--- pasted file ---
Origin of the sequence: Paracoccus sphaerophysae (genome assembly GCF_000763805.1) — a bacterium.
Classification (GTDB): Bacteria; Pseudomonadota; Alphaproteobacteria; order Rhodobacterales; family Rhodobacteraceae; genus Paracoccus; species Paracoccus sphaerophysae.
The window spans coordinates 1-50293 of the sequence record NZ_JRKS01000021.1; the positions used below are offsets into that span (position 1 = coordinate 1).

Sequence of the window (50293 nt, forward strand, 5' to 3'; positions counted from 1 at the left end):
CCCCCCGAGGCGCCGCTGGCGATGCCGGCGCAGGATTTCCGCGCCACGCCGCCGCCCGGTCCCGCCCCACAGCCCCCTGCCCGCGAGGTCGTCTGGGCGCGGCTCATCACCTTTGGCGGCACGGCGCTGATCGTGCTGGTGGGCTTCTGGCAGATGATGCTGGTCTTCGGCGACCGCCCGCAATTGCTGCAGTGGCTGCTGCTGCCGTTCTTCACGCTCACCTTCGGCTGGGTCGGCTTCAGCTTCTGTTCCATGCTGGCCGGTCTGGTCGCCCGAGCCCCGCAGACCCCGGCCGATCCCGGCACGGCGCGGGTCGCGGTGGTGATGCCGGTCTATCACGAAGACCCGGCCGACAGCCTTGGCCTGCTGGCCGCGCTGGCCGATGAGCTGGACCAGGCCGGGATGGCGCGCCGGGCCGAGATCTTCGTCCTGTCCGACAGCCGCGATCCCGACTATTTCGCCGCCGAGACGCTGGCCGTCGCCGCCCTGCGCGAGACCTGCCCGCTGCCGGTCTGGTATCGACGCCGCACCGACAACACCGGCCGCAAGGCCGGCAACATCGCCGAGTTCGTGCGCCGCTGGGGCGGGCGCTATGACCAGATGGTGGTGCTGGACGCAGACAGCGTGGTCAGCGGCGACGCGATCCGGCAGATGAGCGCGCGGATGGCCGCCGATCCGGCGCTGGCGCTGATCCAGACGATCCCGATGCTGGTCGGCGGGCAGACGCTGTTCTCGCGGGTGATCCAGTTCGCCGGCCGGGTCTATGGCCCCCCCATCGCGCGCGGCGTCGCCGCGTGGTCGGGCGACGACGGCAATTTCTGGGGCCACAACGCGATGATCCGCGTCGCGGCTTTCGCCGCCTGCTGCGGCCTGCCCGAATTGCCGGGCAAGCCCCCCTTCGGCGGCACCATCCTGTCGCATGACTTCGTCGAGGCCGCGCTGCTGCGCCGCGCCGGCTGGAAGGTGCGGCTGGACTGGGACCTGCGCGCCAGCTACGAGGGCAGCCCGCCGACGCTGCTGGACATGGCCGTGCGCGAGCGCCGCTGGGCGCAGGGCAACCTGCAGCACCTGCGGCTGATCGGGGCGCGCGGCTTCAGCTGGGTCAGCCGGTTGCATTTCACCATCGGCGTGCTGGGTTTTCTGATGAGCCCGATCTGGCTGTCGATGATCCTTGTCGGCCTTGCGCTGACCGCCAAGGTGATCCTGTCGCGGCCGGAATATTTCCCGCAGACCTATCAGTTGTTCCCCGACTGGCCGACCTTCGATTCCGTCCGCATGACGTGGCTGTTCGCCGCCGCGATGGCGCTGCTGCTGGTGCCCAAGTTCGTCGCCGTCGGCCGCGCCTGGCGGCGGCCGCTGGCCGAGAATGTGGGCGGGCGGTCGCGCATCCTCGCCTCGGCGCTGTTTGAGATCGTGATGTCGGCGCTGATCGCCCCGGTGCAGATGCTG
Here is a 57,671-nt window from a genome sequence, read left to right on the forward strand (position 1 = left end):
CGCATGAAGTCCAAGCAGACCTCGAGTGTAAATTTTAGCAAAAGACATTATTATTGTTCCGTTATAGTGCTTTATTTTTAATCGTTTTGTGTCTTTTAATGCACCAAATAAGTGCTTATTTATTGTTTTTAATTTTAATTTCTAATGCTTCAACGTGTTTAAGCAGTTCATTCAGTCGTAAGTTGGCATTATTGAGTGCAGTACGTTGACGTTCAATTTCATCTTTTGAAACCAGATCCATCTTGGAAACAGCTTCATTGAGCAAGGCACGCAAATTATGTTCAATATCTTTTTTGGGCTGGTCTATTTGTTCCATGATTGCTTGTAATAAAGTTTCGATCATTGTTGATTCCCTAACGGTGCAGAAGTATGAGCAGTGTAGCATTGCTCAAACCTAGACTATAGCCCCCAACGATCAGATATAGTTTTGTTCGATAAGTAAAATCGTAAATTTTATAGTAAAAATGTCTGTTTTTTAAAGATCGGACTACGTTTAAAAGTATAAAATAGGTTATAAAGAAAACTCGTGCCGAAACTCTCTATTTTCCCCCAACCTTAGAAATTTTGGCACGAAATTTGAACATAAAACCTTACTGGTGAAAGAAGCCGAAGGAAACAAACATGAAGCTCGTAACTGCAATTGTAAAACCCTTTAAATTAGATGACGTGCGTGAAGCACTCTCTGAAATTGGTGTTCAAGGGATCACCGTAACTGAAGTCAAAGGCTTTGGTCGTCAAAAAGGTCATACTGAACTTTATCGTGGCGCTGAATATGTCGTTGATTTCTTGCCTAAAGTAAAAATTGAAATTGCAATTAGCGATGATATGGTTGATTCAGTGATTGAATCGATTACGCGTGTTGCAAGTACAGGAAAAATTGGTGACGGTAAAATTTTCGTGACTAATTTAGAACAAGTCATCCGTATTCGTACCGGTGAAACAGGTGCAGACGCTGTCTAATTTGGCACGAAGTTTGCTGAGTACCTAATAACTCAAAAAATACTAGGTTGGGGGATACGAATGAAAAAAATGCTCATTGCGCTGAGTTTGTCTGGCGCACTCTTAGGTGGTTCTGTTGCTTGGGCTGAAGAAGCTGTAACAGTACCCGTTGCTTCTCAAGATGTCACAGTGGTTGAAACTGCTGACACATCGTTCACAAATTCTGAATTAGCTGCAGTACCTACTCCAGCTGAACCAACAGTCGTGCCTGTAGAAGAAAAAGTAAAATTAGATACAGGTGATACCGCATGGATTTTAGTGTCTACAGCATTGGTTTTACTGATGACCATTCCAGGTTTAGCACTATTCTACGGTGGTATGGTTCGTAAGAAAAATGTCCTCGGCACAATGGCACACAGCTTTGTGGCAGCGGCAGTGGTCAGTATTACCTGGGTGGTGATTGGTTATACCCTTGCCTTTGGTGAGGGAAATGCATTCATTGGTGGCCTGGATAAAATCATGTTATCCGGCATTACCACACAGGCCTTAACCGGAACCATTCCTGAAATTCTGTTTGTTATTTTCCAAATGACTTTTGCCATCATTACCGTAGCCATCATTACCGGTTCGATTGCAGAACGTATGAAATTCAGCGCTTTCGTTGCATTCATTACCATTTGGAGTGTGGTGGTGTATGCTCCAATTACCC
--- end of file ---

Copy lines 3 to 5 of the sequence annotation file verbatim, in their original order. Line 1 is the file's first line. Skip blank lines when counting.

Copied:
The window spans coordinates 1-50293 of the sequence record NZ_JRKS01000021.1; the positions used below are offsets into that span (position 1 = coordinate 1).

Sequence of the window (50293 nt, forward strand, 5' to 3'; positions counted from 1 at the left end):
CCCCCCGAGGCGCCGCTGGCGATGCCGGCGCAGGATTTCCGCGCCACGCCGCCGCCCGGTCCCGCCCCACAGCCCCCTGCCCGCGAGGTCGTCTGGGCGCGGCTCATCACCTTTGGCGGCACGGCGCTGATCGTGCTGGTGGGCTTCTGGCAGATGATGCTGGTCTTCGGCGACCGCCCGCAATTGCTGCAGTGGCTGCTGCTGCCGTTCTTCACGCTCACCTTCGGCTGGGTCGGCTTCAGCTTCTGTTCCATGCTGGCCGGTCTGGTCGCCCGAGCCCCGCAGACCCCGGCCGATCCCGGCACGGCGCGGGTCGCGGTGGTGATGCCGGTCTATCACGAAGACCCGGCCGACAGCCTTGGCCTGCTGGCCGCGCTGGCCGATGAGCTGGACCAGGCCGGGATGGCGCGCCGGGCCGAGATCTTCGTCCTGTCCGACAGCCGCGATCCCGACTATTTCGCCGCCGAGACGCTGGCCGTCGCCGCCCTGCGCGAGACCTGCCCGCTGCCGGTCTGGTATCGACGCCGCACCGACAACACCGGCCGCAAGGCCGGCAACATCGCCGAGTTCGTGCGCCGCTGGGGCGGGCGCTATGACCAGATGGTGGTGCTGGACGCAGACAGCGTGGTCAGCGGCGACGCGATCCGGCAGATGAGCGCGCGGATGGCCGCCGATCCGGCGCTGGCGCTGATCCAGACGATCCCGATGCTGGTCGGCGGGCAGACGCTGTTCTCGCGGGTGATCCAGTTCGCCGGCCGGGTCTATGGCCCCCCCATCGCGCGCGGCGTCGCCGCGTGGTCGGGCGACGACGGCAATTTCTGGGGCCACAACGCGATGATCCGCGTCGCGGCTTTCGCCGCCTGCTGCGGCCTGCCCGAATTGCCGGGCAAGCCCCCCTTCGGCGGCACCATCCTGTCGCATGACTTCGTCGAGGCCGCGCTGCTGCGCCGCGCCGGCTGGAAGGTGCGGCTGGACTGGGACCTGCGCGCCAGCTACGAGGGCAGCCCGCCGACGCTGCTGGACATGGCCGTGCGCGAGCGCCGCTGGGCGCAGGGCAACCTGCAGCACCTGCGGCTGATCGGGGCGCGCGGCTTCAGCTGGGTCAGCCGGTTGCATTTCACCATCGGCGTGCTGGGTTTTCTGATGAGCCCGATCTGGCTGTCGATGATCCTTGTCGGCCTTGCGCTGACCGCCAAGGTGATCCTGTCGCGGCCGGAATATTTCCCGCAGACCTATCAGTTGTTCCCCGACTGGCCGACCTTCGATTCCGTCCGCATGACGTGGCTGTTCGCCGCCGCGATGGCGCTGCTGCTGGTGCCCAAGTTCGTCGCCGTCGGCCGCGCCTGGCGGCGGCCGCTGGCCGAGAATGTGGGCGGGCGGTCGCGCATCCTCGCCTCGGCGCTGTTTGAGATCGTGATGTCGGCGCTGATCGCCCCGGTGCAGATGCTG